Communities across the country are thinking of ways they can reduce the impact they have on the planet, which often begins by tackling the amount of things we consume – and waste! Come along to a discussion with three community-minded people doing their bit. Rosie Edwards, co-founder of SOBO Wastebusters in Bournemouth shares her experiences of bringing her community along on her zero-waste journey, while Evie Strange discusses what she’s learnt on her path to setting up a zero-waste shop, and Cecilia Harman shares what it was like to buy nothing new for a whole year!
Rosie started SOBO Wastebusters in 2019 with two friends, who were looking for a way to share the local discoveries they’d made in their quest for a zero-waste lifestyle. They aim to spread information, as well as supporting people to be more environmentally friendly this includes holding events. Rosie has always been passionate about protecting the planet but knows that the problems of climate change can be really scary, so she finds it helpful to think about what you can do locally, and how ultimately that can have a global impact. Ultimately the project is all about connecting people and ideas to make a difference – people have the power to make a change.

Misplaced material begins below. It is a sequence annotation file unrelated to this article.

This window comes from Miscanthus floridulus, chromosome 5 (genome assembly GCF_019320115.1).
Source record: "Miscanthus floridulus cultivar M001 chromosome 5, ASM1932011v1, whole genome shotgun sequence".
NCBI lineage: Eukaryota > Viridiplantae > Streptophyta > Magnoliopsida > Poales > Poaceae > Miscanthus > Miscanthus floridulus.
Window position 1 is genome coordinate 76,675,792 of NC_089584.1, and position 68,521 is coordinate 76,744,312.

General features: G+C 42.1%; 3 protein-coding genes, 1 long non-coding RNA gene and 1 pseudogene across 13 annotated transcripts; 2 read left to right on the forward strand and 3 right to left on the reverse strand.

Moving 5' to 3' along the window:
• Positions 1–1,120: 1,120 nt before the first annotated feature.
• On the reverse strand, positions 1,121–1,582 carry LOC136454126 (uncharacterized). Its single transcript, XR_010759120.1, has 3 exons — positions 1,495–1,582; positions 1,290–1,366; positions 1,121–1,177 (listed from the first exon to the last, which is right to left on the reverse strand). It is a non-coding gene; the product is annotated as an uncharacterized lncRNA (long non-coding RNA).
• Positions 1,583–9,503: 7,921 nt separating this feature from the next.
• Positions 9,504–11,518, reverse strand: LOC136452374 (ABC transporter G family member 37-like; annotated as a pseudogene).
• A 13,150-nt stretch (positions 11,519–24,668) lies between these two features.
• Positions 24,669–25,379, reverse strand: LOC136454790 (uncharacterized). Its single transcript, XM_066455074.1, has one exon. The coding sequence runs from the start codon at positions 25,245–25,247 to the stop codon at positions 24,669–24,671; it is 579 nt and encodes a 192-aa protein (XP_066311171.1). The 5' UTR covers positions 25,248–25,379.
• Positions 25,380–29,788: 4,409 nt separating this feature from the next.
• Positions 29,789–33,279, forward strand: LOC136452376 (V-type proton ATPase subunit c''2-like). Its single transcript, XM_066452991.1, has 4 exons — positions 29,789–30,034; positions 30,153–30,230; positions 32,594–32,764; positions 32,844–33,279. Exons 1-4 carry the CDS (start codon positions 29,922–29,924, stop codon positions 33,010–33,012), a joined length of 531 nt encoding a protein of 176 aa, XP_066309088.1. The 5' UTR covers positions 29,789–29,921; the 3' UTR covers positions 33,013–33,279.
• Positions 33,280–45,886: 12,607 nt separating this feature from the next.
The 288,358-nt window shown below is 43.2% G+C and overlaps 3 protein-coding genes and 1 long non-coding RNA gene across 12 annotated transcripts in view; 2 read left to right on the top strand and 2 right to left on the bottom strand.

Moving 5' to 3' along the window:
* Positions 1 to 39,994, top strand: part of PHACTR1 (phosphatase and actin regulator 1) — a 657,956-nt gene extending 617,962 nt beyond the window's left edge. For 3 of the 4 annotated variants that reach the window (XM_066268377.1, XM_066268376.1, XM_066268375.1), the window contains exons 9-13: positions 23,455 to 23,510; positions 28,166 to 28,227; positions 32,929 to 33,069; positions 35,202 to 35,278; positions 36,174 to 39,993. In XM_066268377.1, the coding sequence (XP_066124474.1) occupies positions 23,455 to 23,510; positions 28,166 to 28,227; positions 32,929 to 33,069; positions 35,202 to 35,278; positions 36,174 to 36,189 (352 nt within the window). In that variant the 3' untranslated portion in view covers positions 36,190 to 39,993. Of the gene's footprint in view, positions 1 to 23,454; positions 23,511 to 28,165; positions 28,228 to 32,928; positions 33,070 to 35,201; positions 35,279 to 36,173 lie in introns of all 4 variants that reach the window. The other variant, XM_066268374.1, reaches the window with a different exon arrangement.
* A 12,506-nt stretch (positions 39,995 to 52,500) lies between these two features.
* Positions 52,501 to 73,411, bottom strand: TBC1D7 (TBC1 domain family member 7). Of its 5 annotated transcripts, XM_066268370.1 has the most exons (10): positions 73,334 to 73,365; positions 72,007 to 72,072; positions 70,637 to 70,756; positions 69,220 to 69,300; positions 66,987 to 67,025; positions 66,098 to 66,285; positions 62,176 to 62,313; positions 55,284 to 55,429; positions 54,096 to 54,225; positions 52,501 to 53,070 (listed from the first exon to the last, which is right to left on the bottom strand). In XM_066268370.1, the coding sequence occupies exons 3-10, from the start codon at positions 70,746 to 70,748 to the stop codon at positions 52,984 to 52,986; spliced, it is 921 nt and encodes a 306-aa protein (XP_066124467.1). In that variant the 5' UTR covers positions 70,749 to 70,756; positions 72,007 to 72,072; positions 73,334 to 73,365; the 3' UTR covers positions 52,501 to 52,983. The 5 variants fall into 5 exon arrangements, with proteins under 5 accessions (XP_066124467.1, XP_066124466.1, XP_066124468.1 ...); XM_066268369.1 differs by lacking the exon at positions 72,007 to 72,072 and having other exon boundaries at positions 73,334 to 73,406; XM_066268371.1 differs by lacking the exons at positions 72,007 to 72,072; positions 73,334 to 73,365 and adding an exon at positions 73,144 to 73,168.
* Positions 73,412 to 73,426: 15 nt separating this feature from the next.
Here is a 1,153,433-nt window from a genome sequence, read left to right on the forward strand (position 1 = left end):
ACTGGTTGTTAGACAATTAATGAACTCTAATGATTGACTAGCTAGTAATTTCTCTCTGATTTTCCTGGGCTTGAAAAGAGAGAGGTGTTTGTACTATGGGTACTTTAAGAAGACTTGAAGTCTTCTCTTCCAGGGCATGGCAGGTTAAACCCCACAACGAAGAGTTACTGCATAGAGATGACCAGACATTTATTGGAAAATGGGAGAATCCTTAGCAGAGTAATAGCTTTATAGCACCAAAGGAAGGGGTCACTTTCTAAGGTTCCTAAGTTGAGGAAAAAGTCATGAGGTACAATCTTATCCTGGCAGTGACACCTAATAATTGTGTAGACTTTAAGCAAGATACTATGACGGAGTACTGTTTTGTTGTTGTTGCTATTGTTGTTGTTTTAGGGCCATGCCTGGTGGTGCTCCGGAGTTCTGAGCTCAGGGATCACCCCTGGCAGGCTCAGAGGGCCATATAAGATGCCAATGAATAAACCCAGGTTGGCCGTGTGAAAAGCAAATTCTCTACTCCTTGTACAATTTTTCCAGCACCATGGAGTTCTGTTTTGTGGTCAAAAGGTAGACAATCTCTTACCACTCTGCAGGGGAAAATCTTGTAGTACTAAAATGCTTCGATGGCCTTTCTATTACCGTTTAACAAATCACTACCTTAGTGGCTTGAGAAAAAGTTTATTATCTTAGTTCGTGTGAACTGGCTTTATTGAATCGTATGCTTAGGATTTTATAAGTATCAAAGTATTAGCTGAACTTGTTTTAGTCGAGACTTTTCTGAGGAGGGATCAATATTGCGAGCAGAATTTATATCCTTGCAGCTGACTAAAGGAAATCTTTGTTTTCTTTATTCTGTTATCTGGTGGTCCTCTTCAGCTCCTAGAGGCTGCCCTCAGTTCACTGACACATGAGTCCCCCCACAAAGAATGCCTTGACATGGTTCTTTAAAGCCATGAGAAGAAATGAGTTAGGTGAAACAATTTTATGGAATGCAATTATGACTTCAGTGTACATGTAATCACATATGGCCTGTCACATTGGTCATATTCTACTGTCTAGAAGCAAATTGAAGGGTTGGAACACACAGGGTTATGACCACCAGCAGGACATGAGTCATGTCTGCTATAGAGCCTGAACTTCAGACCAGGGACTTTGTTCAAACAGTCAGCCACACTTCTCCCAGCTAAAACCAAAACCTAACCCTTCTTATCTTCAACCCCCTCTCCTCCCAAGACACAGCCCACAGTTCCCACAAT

21 year old Evie lives in Ullapool on the North West Coast of Scotland and is the founding director and chair of Ullapool Unpacked C.I.C. which is a community interest company with a goal of helping the community produce less waste. So far they have done that through the sales of loose dried foods (a pop-up zero waste shop) and through educating and engaging with the community on how to live more sustainably. The next step is to open a permanent zero waste shop and hub, providing accessible, affordable and sustainable foods and products to our small rural communities.
Cecilia was encouraged and inspired by a friend to take part in a year of “Buy nothing new”. Cecilia decided not to buy any new clothes/shoes/gifts/household furnishings/luxury items for the year. It became addictive, and made me her resourceful in other ways. It also made her think much more about waste, landfill and “fast fashion”, which is bad not only for the environment of course, but for people and workers’ rights too.
Stories from the Stage is your opportunity to hear from brilliant projects and inspirational individuals making positive things happen where they live.
This session will be live on our Facebook page so there’s no need to register, simply follow the link below to ‘like’ our page, then pop back to Facebook at the scheduled time to watch!